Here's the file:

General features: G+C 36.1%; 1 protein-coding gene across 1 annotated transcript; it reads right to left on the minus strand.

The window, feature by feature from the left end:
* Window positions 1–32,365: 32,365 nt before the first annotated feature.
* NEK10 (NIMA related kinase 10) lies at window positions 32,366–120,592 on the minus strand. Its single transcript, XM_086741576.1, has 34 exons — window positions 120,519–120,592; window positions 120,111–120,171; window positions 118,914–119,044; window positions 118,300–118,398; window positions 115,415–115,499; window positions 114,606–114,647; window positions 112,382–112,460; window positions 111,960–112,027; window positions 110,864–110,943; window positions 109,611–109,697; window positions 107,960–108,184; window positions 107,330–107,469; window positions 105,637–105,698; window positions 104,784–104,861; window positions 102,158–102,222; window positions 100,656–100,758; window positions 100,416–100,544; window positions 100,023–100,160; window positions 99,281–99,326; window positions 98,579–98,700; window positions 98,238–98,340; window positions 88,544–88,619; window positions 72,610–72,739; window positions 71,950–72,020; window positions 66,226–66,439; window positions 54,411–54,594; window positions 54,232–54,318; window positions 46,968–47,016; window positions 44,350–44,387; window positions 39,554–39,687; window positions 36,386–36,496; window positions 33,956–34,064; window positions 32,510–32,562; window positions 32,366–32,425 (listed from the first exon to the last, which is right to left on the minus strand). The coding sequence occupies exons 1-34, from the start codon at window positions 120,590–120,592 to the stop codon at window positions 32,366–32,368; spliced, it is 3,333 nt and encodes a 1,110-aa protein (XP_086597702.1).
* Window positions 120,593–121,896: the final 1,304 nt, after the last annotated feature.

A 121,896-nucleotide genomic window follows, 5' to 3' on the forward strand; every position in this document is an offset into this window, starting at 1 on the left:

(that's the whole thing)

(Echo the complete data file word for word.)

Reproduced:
General features: G+C 36.1%; 1 protein-coding gene across 1 annotated transcript; it reads right to left on the minus strand.

The window, feature by feature from the left end:
* Window positions 1–32,365: 32,365 nt before the first annotated feature.
* NEK10 (NIMA related kinase 10) lies at window positions 32,366–120,592 on the minus strand. Its single transcript, XM_086741576.1, has 34 exons — window positions 120,519–120,592; window positions 120,111–120,171; window positions 118,914–119,044; window positions 118,300–118,398; window positions 115,415–115,499; window positions 114,606–114,647; window positions 112,382–112,460; window positions 111,960–112,027; window positions 110,864–110,943; window positions 109,611–109,697; window positions 107,960–108,184; window positions 107,330–107,469; window positions 105,637–105,698; window positions 104,784–104,861; window positions 102,158–102,222; window positions 100,656–100,758; window positions 100,416–100,544; window positions 100,023–100,160; window positions 99,281–99,326; window positions 98,579–98,700; window positions 98,238–98,340; window positions 88,544–88,619; window positions 72,610–72,739; window positions 71,950–72,020; window positions 66,226–66,439; window positions 54,411–54,594; window positions 54,232–54,318; window positions 46,968–47,016; window positions 44,350–44,387; window positions 39,554–39,687; window positions 36,386–36,496; window positions 33,956–34,064; window positions 32,510–32,562; window positions 32,366–32,425 (listed from the first exon to the last, which is right to left on the minus strand). The coding sequence occupies exons 1-34, from the start codon at window positions 120,590–120,592 to the stop codon at window positions 32,366–32,368; spliced, it is 3,333 nt and encodes a 1,110-aa protein (XP_086597702.1).
* Window positions 120,593–121,896: the final 1,304 nt, after the last annotated feature.

A 121,896-nucleotide genomic window follows, 5' to 3' on the forward strand; every position in this document is an offset into this window, starting at 1 on the left: